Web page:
Media & Entertainment Podcasts

Fansplaining is a podcast about by, for, and about fandom. It’s hosted by Flourish Klink and Elizabeth Minkel. New episodes come out every two weeks. If you want to call us and leave a message for us to read on air, our number is 1-401-526-FANS!


United States


Fansplaining is a podcast about by, for, and about fandom. It’s hosted by Flourish Klink and Elizabeth Minkel. New episodes come out every two weeks. If you want to call us and leave a message for us to read on air, our number is 1-401-526-FANS!






Episode 211: The Copyright Conundrum

In Episode 211, “The Copyright Conundrum,” Flourish and Elizabeth welcome prolific fic writer and copyright expert EarlGreyTea68 back to the podcast to discuss her new Fansplaining article, “How U.S. Copyright Law Fails Fan Creators.” After giving a little primer on copyright, trademark, fair use, and how they all intersect with fandom, EGT discusses the ways current U.S. intellectual property law is unequipped to deal with non-monetized creativity—and how the system fails everyone but the big publishers and studios. They also discuss copyright and AI, and whether copyright claims have the potential to take down LLMs and AI tools. And an exciting note: this episode has a sponsor!! Ellipsus is a new collaborative writing tool that lets you and your co-writers/editors/betas create different drafts and merge them together. They are very anti-generative AI, and they reached out to us because they have roots in fic fandom. Ellipsus is currently in closed beta, but if you use our SPECIAL LINK, you’ll go to the top of the list. We’ve really enjoyed testing it out—and we hope this can supplant Google Docs (ugh) in our fic writing.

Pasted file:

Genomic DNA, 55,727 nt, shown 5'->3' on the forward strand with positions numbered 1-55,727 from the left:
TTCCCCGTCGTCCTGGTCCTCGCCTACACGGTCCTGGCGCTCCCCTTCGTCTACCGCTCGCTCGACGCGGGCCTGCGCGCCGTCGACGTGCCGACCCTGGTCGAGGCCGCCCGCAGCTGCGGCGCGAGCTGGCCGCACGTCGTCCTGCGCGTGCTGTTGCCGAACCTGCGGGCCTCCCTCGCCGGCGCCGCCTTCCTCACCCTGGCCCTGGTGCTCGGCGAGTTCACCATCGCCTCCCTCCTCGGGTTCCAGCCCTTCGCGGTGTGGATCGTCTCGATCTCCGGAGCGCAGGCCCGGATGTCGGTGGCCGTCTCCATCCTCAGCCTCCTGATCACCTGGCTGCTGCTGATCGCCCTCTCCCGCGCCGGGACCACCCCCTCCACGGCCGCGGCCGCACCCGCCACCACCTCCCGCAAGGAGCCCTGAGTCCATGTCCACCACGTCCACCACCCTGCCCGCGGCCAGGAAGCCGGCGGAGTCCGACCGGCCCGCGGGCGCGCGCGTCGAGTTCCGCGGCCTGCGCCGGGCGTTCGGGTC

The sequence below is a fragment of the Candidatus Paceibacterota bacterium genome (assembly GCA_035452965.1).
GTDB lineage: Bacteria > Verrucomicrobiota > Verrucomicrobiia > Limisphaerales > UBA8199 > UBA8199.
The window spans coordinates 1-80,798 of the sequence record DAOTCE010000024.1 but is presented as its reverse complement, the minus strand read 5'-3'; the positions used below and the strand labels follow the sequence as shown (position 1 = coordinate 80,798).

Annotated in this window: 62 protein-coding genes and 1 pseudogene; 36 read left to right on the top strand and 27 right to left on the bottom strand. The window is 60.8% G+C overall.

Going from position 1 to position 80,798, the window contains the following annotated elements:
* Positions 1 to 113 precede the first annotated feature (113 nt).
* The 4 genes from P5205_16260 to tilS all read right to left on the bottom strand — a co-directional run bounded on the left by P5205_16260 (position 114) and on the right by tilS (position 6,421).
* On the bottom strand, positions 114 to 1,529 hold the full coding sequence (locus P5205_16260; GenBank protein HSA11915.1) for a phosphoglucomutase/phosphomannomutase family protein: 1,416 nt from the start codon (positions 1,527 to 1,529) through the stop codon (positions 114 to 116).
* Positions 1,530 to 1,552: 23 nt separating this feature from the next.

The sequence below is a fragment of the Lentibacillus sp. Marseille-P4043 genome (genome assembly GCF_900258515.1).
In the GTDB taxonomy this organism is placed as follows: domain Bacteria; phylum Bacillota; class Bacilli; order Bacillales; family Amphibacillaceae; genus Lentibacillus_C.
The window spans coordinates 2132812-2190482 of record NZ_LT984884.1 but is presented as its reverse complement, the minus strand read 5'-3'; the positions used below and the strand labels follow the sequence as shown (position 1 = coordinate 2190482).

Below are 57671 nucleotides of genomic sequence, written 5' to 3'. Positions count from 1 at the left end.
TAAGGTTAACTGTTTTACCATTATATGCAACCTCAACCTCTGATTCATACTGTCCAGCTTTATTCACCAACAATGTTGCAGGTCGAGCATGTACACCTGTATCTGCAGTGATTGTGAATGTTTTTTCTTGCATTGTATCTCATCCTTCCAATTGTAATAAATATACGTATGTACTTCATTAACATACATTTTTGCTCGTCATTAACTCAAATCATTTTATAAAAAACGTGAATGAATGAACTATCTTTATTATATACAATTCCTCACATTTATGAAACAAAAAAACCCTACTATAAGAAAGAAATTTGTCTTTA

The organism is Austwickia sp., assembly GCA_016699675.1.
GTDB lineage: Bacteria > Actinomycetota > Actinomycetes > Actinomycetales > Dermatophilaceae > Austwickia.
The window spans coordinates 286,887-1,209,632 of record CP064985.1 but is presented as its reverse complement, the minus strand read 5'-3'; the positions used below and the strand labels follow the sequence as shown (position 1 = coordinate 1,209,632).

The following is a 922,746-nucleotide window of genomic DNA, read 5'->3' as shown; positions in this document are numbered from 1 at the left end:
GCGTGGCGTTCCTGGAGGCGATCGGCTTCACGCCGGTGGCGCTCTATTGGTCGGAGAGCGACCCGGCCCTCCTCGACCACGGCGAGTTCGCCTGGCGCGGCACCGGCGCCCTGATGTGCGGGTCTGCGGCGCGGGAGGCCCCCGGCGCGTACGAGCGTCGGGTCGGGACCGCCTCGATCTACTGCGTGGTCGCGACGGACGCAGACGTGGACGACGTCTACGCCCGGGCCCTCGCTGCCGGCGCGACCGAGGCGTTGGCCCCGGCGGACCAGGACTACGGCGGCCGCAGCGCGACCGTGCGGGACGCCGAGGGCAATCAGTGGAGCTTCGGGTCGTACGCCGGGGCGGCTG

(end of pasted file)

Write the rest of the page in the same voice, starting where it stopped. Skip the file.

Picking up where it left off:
Episode 210: The RPF Tipping Point

On Episode 210, “The RPF Tipping Point,” Elizabeth and Flourish welcome back Grace and the Fever author Zan Romanoff to talk about her new podcast, On the Bleachers, on Taylor Swift, football player Travis Kelce, and the pop-culture firestorm their relationship (???) has sparked. Topics discussed include the backlash against the ripped-from-the-headlines romance novel Roughing the Princess, the fuzziness between RPF, biopics, celebrity profiles, and social-media narratives, and how Zan—who’s written plain old RPF in addition to meta fiction about celebrities and fans—thinks about her own work in light of these thorny boundaries.


Episode 209: Ask Fansplaining Anything: Part 17

In the newest (17th!) installment of the “Ask Fansplaining Anything” series, Flourish and Elizabeth read a mix of responses to recent episodes and fresh queries. Topics discussed include communal versus solitary fandom, how the “BNF” role shifts when global fandoms rely on fan translations, asexuality and aromanticism in fic, their (EXTREMELY MIXED) experiences running surveys, and, importantly, AMC’s Interview with the Vampire.


Episode 208: What Fans Owe Each Other